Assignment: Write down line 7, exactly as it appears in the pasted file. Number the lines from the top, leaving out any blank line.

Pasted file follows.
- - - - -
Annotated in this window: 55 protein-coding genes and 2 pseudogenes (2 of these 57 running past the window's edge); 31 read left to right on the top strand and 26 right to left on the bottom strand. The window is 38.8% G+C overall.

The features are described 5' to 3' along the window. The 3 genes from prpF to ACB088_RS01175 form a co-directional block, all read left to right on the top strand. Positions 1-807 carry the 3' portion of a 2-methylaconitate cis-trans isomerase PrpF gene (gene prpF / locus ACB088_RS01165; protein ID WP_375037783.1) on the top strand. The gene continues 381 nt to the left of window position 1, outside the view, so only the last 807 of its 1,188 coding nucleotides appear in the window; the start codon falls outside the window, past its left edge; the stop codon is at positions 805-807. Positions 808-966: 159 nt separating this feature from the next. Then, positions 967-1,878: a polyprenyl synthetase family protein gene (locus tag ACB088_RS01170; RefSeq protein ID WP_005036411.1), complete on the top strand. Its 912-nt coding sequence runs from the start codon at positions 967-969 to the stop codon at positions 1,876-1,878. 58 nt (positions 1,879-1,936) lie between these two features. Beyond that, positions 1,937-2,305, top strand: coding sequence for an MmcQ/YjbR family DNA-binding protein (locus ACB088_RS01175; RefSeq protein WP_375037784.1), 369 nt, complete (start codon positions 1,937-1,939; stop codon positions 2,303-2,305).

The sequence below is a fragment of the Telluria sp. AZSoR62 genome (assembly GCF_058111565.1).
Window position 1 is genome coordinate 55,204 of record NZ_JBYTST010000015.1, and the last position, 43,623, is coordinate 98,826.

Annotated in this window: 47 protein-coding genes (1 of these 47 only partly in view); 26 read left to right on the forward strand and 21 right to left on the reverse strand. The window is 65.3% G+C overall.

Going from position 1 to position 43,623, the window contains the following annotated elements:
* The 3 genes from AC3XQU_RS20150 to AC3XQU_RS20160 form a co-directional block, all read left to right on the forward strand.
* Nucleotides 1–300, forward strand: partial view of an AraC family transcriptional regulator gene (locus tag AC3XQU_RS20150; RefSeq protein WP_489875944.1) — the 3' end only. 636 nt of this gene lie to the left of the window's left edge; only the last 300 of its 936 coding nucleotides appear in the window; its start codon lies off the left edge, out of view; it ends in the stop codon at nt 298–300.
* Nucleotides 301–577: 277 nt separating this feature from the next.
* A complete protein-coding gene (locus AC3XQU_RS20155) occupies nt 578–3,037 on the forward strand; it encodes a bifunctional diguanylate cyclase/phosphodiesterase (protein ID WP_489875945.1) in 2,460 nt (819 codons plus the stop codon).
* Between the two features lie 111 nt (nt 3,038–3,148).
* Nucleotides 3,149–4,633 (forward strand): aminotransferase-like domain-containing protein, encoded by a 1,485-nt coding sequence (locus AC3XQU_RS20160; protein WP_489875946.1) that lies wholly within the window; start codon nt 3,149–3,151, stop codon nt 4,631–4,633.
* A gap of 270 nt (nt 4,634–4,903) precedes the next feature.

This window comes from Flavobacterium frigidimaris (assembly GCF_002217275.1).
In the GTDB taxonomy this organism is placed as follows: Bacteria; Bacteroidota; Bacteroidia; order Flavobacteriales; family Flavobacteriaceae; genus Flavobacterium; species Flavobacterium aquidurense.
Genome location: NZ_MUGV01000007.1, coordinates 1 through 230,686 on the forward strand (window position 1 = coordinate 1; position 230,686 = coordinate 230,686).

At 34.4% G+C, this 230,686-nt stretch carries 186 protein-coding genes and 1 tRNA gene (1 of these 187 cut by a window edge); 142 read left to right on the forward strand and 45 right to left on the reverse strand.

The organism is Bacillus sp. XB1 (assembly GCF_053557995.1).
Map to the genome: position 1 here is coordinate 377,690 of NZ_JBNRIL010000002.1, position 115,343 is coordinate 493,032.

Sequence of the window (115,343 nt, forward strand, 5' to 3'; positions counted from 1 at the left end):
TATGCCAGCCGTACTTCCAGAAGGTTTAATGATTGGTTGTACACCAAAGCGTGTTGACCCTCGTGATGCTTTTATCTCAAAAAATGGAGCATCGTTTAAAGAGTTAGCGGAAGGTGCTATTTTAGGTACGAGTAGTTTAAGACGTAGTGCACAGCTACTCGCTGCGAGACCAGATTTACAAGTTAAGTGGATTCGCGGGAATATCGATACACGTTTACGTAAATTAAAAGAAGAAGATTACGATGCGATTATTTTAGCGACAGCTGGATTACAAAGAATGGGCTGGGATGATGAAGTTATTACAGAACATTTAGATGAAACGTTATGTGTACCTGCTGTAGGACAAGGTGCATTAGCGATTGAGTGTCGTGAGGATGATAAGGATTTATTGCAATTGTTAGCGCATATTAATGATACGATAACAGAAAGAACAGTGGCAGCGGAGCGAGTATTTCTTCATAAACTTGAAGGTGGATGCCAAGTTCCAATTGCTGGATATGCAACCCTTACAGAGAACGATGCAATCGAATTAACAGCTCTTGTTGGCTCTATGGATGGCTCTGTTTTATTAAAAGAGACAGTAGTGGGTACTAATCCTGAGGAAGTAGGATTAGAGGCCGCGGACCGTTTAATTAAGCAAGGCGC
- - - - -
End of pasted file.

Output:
* The 3 genes from AC3XQU_RS20150 to AC3XQU_RS20160 form a co-directional block, all read left to right on the forward strand.